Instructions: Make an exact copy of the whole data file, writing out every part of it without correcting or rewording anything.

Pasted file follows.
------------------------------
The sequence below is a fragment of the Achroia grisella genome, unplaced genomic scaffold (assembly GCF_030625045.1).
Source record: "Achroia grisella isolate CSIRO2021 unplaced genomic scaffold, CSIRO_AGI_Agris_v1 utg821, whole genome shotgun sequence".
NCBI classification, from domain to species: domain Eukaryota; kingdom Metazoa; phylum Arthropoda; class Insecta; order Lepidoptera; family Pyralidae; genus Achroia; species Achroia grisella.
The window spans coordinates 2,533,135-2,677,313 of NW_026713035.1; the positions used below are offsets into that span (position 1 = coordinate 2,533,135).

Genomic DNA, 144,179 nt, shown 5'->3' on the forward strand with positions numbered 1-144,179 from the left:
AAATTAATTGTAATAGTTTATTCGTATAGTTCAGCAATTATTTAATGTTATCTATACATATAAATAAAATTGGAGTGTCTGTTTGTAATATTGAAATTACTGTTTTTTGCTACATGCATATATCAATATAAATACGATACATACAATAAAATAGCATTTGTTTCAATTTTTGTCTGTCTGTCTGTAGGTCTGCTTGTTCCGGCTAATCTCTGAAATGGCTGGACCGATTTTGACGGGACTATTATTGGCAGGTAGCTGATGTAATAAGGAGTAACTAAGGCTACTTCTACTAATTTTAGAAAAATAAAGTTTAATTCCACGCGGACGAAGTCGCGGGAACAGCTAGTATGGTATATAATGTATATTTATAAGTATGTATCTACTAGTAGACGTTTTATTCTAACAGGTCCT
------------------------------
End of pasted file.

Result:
The sequence below is a fragment of the Achroia grisella genome, unplaced genomic scaffold (assembly GCF_030625045.1).
Source record: "Achroia grisella isolate CSIRO2021 unplaced genomic scaffold, CSIRO_AGI_Agris_v1 utg821, whole genome shotgun sequence".
NCBI classification, from domain to species: domain Eukaryota; kingdom Metazoa; phylum Arthropoda; class Insecta; order Lepidoptera; family Pyralidae; genus Achroia; species Achroia grisella.
The window spans coordinates 2,533,135-2,677,313 of NW_026713035.1; the positions used below are offsets into that span (position 1 = coordinate 2,533,135).

Genomic DNA, 144,179 nt, shown 5'->3' on the forward strand with positions numbered 1-144,179 from the left:
AAATTAATTGTAATAGTTTATTCGTATAGTTCAGCAATTATTTAATGTTATCTATACATATAAATAAAATTGGAGTGTCTGTTTGTAATATTGAAATTACTGTTTTTTGCTACATGCATATATCAATATAAATACGATACATACAATAAAATAGCATTTGTTTCAATTTTTGTCTGTCTGTCTGTAGGTCTGCTTGTTCCGGCTAATCTCTGAAATGGCTGGACCGATTTTGACGGGACTATTATTGGCAGGTAGCTGATGTAATAAGGAGTAACTAAGGCTACTTCTACTAATTTTAGAAAAATAAAGTTTAATTCCACGCGGACGAAGTCGCGGGAACAGCTAGTATGGTATATAATGTATATTTATAAGTATGTATCTACTAGTAGACGTTTTATTCTAACAGGTCCT